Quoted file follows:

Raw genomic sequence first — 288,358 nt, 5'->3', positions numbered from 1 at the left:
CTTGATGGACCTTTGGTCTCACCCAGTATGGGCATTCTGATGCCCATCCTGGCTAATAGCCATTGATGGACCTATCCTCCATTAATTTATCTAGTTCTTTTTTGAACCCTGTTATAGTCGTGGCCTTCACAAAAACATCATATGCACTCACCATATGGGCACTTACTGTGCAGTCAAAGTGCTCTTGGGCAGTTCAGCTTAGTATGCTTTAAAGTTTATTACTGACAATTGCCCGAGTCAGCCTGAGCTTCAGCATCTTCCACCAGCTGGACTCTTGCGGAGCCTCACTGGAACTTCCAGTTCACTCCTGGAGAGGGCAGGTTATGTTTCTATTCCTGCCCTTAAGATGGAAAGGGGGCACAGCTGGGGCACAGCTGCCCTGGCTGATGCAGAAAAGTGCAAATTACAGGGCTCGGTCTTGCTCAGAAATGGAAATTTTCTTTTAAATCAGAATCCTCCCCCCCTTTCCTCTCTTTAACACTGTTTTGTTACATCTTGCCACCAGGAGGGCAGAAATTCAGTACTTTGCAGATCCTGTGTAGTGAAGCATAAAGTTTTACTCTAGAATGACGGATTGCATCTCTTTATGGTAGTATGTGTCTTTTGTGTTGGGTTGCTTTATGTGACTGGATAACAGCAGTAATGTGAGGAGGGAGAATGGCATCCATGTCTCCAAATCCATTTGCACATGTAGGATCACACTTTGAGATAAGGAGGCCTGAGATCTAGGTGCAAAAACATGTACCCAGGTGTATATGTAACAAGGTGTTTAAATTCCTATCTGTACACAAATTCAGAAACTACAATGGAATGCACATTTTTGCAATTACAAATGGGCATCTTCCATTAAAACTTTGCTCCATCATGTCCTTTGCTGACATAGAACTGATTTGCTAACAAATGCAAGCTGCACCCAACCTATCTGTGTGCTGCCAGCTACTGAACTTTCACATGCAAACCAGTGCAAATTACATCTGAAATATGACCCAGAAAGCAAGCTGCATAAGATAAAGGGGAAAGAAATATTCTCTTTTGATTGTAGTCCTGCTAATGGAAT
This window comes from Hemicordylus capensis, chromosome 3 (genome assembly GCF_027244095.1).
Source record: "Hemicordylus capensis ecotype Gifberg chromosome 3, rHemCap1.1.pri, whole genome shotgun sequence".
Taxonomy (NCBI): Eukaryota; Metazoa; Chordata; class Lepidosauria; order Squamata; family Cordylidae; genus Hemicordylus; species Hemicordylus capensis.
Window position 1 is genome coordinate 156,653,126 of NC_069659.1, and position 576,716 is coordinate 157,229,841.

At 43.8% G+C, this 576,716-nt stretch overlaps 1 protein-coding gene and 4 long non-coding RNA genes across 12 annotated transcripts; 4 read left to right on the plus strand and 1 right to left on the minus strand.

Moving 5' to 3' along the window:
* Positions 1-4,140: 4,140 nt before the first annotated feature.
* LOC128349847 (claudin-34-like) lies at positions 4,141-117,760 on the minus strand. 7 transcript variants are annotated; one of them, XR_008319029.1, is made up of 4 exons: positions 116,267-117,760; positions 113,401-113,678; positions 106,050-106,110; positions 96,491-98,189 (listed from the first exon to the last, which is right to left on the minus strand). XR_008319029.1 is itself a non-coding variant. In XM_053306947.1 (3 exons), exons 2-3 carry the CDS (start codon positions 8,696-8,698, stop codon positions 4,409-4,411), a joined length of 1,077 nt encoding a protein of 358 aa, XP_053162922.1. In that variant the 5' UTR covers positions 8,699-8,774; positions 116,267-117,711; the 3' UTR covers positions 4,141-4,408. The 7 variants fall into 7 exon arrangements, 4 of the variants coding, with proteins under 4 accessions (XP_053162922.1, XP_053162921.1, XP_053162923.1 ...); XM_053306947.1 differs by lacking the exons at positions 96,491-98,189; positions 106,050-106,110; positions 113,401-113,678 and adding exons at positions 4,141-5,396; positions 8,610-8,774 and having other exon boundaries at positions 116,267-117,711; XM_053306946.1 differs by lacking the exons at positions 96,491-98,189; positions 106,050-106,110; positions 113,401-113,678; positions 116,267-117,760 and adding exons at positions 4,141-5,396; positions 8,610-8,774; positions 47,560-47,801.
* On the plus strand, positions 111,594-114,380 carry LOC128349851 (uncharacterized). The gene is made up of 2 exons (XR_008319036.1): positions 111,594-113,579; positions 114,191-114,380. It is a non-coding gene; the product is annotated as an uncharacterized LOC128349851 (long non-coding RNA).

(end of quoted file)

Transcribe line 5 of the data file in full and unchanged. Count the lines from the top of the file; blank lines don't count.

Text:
Taxonomy (NCBI): Eukaryota; Metazoa; Chordata; class Lepidosauria; order Squamata; family Cordylidae; genus Hemicordylus; species Hemicordylus capensis.